New Houses Can Have Plumbing Problems, Too
Congratulations on the purchase of your new home! The start of this new chapter is usually filled with feelings of excitement and a little anxiety. We're excited by all the prospects our new home has to offer, but anxious about taking on the additional responsibilities associated with home ownership. Our anxiety is usually tempered somewhat if we decide to purchase a newer home. This is based on our belief that a newer home will present us with fewer problems to deal with initially. Unfortunately, this thinking is not always correct.
Whether our home is old or new, home ownership always comes with a certain degree of uncertainty. And even new homes – those built within the last ten years - can have issues that must be dealt with sooner, rather than later.
Be Proactive - Identify and Fix Potential Problems
One of the best ways to deal with a potential problem is to take a proactive approach. Identifying and addressing an issue before it develops into a major problem will ultimately save you money, and a lot of headaches. This is especially true when it comes to the plumbing in a newer home. Unfortunately, many people find out too late that the pipes in their homes are not properly insulated against cold weather. As a result, many homeowners – even those with newer homes - are left dealing with leaky, or worse, busted pipes. Taking a more proactive approach - have a licensed plumber inspect your system - can help prevent problems before they arise, and avert a potential disaster. Once a plumbing problem is identified, it should be dealt with immediately to avoid more costly repairs, which may not be covered under a home warranty policy.
New Home Plumbing Issues
You never know when plumbing problems will strike, even in new homes. Calling a trusted plumber may be necessary to fix a problem, but you don’t necessarily need to be a plumber to spot a potential plumbing problem.
Here’s our Top 5 List of New Construction Plumbing Problems to Look for in Your New Home:
1. Clogged Pipes
A clogged pipe or two can be troublesome for a variety of reasons. Unfortunately, they’re usually a sign of plumbing problems to come. There are a variety of things that could cause pipes to get clogged. It may sound strange, but the environment could be the cause of your problem. Roots from nearby trees can sometimes compromise, clog or break pipes in your system.
Sometimes it comes down to improper installation or neglect by a home builder. If some or all of the homes in your new community were constructed by the same builder, check with neighbors to see if they have, or are, experiencing similar issues.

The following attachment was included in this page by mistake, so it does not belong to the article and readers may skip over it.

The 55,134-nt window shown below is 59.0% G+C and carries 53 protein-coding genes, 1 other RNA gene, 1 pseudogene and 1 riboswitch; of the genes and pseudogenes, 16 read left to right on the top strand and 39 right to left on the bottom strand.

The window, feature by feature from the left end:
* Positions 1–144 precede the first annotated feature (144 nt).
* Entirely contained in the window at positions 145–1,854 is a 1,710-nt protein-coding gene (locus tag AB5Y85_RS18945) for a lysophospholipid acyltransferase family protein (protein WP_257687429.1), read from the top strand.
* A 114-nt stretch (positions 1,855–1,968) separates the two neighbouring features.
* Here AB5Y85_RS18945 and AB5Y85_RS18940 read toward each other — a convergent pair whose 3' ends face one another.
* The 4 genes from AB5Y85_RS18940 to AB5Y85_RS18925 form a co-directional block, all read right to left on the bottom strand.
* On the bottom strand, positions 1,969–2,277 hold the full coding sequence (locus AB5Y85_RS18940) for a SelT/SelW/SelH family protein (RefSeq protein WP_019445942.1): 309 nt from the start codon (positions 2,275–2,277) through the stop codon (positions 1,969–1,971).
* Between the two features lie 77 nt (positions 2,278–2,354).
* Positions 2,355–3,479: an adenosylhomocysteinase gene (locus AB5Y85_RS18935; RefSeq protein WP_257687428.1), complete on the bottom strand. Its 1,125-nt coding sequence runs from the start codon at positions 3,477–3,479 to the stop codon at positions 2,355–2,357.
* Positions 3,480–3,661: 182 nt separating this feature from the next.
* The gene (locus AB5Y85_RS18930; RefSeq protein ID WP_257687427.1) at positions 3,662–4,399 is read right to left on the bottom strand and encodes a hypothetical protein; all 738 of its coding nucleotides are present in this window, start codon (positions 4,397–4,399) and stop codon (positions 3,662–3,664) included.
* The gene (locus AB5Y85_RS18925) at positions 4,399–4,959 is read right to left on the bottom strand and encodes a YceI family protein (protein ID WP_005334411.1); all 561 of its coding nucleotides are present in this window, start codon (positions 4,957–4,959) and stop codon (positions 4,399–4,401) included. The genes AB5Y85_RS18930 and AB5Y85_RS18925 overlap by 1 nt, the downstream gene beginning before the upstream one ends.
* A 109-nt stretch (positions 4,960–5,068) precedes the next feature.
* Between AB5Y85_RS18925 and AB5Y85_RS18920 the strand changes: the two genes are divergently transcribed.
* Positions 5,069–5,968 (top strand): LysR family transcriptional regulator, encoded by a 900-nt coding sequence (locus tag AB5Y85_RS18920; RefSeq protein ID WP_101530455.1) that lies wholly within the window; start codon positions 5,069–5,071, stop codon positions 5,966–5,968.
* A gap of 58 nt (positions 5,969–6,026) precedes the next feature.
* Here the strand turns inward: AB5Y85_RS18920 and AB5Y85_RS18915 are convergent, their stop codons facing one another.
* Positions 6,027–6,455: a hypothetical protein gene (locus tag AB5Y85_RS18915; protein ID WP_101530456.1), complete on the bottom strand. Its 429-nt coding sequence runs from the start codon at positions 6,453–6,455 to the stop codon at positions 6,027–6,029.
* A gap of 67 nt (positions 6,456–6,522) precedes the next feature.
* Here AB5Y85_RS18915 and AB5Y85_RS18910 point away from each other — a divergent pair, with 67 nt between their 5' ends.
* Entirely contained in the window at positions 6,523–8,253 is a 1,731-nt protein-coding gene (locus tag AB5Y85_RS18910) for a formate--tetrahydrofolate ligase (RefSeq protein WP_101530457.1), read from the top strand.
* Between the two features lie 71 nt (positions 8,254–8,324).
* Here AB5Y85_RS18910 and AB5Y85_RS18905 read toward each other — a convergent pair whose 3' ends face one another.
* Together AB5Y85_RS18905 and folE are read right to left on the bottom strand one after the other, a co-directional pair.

This is just one reason why it’s so important to get a thorough inspection from a licensed plumber before you agree to buy a home - even a newer home. A thorough inspector could save you a lot of money in the long run.
2. Blocked Drains
If you have problems with clogged pipes, drain blockage issues might not be too far behind. Random debris from construction, grease, or leftovers and discarded building material from the builder may be causing the issue.
Blockages are a problem, but can quickly change from a nuisance to a danger when wastewater is involved. Such toxins could slowly poison your water supply, if you have your own well water system, and impact drainage areas in, and around your home.
Even if the blockage doesn’t result in a toxic build-up. A blocked drain can cause a build-up of liquid, which could affect the structural integrity of your home. Seepage from a blocked drain could easily compromise your foundation or penetrate other areas of your home.
3. Faulty Water Heater
If you rely on a hot shower to get you going each morning, a faulty water heater can really put a damper on the start of your day. Water heater problems are sometimes difficult to diagnose. Everything from a faulty internal thermostat, poor installation, sediment build-up in the tank, or a leaky pipe can be the cause of the problem.
If you start to notice you are continually increasing the amount of hot water in your morning showers to make them comfortable. It’s time to get your water heater checked. Call a licensed plumber to fix the problem.
Related Topic: What Size Water Heater Do I Need?
4. Leaky Faucets
A leaky faucet can happen in nearly any home, regardless of how new the home is. Although a leaky faucet may not seem like a big deal, it could easily turn into a plumbing emergency. When we think about how many faucets we have in our homes. Those small, yet consistent drops of water can really add up, and increase your water bill considerably. So, as you see leaks becoming a problem, call a plumber.
5. Running Toilets
Like a leaky faucet, a toilet valve that doesn’t close properly can add considerable cost to a water bill each month - and waste dozens of gallons of water each day. Although replacing a faulty, or damaged flapper in your toilet doesn’t require a lot of expertise, have a plumber check to make sure all the toilets in the home are working properly.
Get The Help and Expertise You Need
Remember, even a newer home is not immune to problems. It’s always a good idea to get everything checked before you move in. Call your local Mr. Rooter Plumbing to schedule a plumbing inspection today, so you can rest assured everything is working properly before you move in.